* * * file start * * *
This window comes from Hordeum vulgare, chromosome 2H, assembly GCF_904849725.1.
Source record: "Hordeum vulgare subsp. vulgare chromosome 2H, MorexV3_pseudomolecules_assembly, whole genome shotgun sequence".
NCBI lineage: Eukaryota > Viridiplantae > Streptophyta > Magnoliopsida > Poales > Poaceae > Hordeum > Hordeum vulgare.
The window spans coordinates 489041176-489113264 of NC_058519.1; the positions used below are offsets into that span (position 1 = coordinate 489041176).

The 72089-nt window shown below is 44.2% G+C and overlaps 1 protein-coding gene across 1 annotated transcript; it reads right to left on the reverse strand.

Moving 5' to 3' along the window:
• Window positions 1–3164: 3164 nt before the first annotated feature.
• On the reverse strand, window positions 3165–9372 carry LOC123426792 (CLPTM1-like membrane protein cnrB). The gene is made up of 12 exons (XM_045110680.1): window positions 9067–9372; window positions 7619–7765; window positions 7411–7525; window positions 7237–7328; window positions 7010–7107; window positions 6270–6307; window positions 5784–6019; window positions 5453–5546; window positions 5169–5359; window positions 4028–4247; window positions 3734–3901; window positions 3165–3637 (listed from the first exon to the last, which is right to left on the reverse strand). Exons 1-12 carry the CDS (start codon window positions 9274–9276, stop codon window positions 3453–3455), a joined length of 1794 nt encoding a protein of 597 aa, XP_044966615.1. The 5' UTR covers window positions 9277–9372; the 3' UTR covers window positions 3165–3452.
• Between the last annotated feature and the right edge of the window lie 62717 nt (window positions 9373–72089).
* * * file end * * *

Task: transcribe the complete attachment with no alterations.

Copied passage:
This window comes from Hordeum vulgare, chromosome 2H, assembly GCF_904849725.1.
Source record: "Hordeum vulgare subsp. vulgare chromosome 2H, MorexV3_pseudomolecules_assembly, whole genome shotgun sequence".
NCBI lineage: Eukaryota > Viridiplantae > Streptophyta > Magnoliopsida > Poales > Poaceae > Hordeum > Hordeum vulgare.
The window spans coordinates 489041176-489113264 of NC_058519.1; the positions used below are offsets into that span (position 1 = coordinate 489041176).

The 72089-nt window shown below is 44.2% G+C and overlaps 1 protein-coding gene across 1 annotated transcript; it reads right to left on the reverse strand.

Moving 5' to 3' along the window:
• Window positions 1–3164: 3164 nt before the first annotated feature.
• On the reverse strand, window positions 3165–9372 carry LOC123426792 (CLPTM1-like membrane protein cnrB). The gene is made up of 12 exons (XM_045110680.1): window positions 9067–9372; window positions 7619–7765; window positions 7411–7525; window positions 7237–7328; window positions 7010–7107; window positions 6270–6307; window positions 5784–6019; window positions 5453–5546; window positions 5169–5359; window positions 4028–4247; window positions 3734–3901; window positions 3165–3637 (listed from the first exon to the last, which is right to left on the reverse strand). Exons 1-12 carry the CDS (start codon window positions 9274–9276, stop codon window positions 3453–3455), a joined length of 1794 nt encoding a protein of 597 aa, XP_044966615.1. The 5' UTR covers window positions 9277–9372; the 3' UTR covers window positions 3165–3452.
• Between the last annotated feature and the right edge of the window lie 62717 nt (window positions 9373–72089).